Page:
The metaphysical world is a daunting one; heady, cerebral concepts such as existentialism can sometimes deter people from engaging with literature or art that is perceived as being too abstract to comprehend. Rebecca Niederlander, a St. Louis native turned Los Angeles artist, understands this dilemma all too well. Her latest project, Axis Mundi, is a site-specific installation created to tackle these scary and bewildering ideas. A mix of ethereal sculpture and abstract print media, Axis Mundi puts the viewer at the center of the universe, essentially -- where everything begins and where everything ends. It is the epicenter of heaven and earth, of what lies above and what lies below. Niederlander's manipulation of the space allows for the viewer to move through the exhibition and experience these different portals. Axis Mundi opens with an artist's reception from 2 to 4 p.m. Sunday, September 14, at Saint Louis University's Museum of Contemporary Religious Art (3700 West Pine Mall Boulevard, 314-977-7170 or www.slu.edu/mocra). The installation remains in place through Sunday, December 14, and the gallery is open Tuesday through Sunday. Admission is free, but donations are welcome.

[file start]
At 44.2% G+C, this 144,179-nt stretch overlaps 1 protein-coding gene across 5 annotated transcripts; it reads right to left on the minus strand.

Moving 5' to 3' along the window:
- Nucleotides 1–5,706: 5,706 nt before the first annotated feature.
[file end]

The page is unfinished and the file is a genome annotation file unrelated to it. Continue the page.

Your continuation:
IMAGE CREDIT: Rebecca Niederlander, There's a Nova in the Bed Next to Mine (detail), 2009. Installation at Riverside Art Museum, Riverside, CA. Vellum paper, staples, polycarbonate, galvanized steel wire, zip ties. Dimensions variable. Image courtesy of the artist.
Tuesdays-Sundays, 11 a.m.-4 p.m. Starts: Sept. 16. Continues through Dec. 14, 2014